Haven't read through the whole thing yet, but for covers there's also the option of signing up for a free trial with a stock photo website. Then you just cancel the subscription before the trial is up :)

/may or may not have 60 high-res photos of shirtless dudes hoarded on her computer

04-16-2016, 12:42 AM
Haven't read through the whole thing yet, but for covers there's also the option of signing up for a free trial with a stock photo website. Then you just cancel the subscription before the trial is up :)

/may or may not have 60 high-res photos of shirtless dudes hoarded on her computer

Heh! Sure, for "cover purposes." Uh-huh. :D

I think I'll save that lesson for a future discussion with her. File that under advanced tactics. ;D

04-16-2016, 05:43 AM
Heh! Sure, for "cover purposes." Uh-huh. :D

I think I'll save that lesson for a future discussion with her. File that under advanced tactics. ;D

Not so advanced! I managed it, after all ;D

This is a great guide, though! Very nice of you to write this up for her.

04-17-2016, 08:20 PM

To be honest, I really want her to get there. Her book is about how she survived some really bad things, and she might be able to help a few more people get through similar situations if she can make it available for widespread viewing.

Sagml John
04-18-2016, 10:27 PM
Thanks for sharing and caring! Here is something I am trying myself (Step 4 or maybe 6) -- If she likes to write short -- especially memoirs -- there are sites that have lists of flash fiction publishers. I see mostly memoirs, even though it is flash "fiction". Getting published gets no income but a chance to plug her ebook in a bio. Google around for flash publisher lists...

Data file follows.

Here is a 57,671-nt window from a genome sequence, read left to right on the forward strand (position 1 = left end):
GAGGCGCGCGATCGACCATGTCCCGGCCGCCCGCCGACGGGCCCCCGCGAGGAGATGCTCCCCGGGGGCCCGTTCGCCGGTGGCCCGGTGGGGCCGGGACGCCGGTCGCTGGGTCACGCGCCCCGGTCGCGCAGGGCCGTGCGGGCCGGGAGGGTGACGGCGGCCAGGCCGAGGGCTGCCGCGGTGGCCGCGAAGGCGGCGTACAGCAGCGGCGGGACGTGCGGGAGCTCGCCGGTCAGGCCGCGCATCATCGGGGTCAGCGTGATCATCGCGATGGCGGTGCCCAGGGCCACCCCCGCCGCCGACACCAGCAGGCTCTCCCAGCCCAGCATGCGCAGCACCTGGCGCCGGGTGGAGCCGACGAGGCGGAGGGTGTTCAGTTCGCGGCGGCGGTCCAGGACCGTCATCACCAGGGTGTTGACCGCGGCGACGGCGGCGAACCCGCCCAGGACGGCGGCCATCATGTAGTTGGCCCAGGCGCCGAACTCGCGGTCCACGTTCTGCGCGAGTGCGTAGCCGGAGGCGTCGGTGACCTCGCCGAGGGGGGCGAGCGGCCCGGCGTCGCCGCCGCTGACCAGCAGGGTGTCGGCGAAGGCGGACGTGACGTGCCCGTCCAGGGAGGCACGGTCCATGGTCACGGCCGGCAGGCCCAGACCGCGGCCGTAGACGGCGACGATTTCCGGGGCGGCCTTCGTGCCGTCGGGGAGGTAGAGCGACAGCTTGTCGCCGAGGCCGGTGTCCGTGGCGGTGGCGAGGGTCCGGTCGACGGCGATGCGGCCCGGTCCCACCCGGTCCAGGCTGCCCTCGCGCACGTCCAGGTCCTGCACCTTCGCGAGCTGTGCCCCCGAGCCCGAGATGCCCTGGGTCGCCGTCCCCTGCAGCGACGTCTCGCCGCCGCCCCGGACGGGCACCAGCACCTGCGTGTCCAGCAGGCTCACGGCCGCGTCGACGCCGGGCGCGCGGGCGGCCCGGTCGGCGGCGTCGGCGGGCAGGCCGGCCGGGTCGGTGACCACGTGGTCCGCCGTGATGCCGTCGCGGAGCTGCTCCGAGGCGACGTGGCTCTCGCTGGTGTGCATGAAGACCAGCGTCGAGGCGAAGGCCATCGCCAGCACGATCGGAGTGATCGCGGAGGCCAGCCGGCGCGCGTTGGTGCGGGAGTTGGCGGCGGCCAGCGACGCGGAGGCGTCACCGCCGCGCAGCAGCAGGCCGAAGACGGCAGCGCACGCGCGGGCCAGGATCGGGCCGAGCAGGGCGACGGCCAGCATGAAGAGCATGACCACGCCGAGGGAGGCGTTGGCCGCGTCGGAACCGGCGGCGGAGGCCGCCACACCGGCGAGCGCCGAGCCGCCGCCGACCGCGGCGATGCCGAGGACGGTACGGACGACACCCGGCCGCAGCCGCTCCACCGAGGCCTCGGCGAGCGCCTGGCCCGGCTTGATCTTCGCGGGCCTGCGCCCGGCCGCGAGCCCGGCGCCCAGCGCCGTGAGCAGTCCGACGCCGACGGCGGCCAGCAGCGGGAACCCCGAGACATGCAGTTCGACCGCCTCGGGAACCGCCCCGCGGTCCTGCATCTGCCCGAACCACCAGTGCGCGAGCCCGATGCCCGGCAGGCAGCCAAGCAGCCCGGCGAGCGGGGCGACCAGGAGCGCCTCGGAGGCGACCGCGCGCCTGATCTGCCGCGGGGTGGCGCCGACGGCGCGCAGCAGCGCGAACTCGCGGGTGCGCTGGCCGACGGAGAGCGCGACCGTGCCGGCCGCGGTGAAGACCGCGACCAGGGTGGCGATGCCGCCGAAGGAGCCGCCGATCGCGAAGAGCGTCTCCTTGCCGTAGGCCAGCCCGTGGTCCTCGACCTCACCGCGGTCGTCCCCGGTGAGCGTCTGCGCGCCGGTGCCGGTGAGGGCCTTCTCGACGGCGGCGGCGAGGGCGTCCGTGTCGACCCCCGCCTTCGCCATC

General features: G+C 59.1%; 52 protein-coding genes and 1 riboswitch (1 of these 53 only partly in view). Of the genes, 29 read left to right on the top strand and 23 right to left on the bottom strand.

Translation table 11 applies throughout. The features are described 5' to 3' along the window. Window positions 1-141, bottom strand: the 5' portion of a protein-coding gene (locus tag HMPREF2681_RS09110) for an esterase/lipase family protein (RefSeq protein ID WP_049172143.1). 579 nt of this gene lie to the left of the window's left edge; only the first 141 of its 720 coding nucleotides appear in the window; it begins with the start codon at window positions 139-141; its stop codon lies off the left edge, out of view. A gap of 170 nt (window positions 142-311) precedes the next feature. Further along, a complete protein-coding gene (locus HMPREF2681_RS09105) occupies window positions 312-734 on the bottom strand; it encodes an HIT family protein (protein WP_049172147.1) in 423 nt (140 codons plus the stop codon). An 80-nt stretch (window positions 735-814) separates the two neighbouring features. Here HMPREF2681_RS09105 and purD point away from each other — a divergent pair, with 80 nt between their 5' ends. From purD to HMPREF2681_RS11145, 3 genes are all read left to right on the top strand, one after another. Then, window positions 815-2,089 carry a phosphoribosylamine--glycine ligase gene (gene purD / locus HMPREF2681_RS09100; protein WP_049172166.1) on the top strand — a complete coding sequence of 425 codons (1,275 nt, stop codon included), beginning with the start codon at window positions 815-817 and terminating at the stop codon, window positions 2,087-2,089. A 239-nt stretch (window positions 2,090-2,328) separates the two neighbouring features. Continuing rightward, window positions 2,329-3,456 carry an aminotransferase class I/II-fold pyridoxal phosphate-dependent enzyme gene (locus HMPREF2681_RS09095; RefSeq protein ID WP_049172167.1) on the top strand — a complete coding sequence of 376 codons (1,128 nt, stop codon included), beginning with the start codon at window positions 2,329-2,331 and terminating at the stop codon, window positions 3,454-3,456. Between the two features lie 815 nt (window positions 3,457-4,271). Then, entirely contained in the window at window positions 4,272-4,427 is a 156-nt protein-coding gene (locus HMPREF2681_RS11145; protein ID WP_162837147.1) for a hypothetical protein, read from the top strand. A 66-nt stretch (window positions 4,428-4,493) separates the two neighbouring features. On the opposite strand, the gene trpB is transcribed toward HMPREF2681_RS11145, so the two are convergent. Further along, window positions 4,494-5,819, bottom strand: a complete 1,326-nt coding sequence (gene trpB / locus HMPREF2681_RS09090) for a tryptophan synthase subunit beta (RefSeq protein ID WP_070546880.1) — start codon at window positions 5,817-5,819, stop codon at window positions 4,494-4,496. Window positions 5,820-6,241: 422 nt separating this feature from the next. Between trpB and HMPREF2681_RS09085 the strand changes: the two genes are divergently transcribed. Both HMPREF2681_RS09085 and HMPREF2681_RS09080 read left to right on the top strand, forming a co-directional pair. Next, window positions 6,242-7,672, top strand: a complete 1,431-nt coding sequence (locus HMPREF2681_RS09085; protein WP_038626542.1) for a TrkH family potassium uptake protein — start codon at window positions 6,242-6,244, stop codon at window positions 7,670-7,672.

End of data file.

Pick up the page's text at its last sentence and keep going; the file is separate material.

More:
J. Tanner
04-19-2016, 03:47 AM
If it were my friend, I would recommend putting it on a free blog rather than trying to sell it. It's much easier.

If my friend were determined to try and sell it, I would temper their expectations by sharing my opinion that 12 pages is far too short for the typical memoir (24 wouldn't change anything) and it's unlikely to generate any significant sales beyond friends. If they're still cool with that, then I'd move on to helping them publish it as economically as possible.

04-20-2016, 07:48 PM
Well, if she gets back to me and says "whoa this is a lot of work" I'll raise these options to her.

I sent it to her a few days ago. Still waiting to hear her thoughts on it.

Sheryl Nantus
04-20-2016, 08:46 PM
Twelve pages, to be honest, is a long blog post. She'd be better off putting it up somewhere and asking for donations rather than going through the motions to self-publish at this point.

The cheapest she might be able to price it is 99 cents on most websites and people flinch at paying that for only 12 pages.

I'd suggest she just put it up somewhere for free and have a virtual tip jar around. It's really not worth her time and money to go through the steps listed.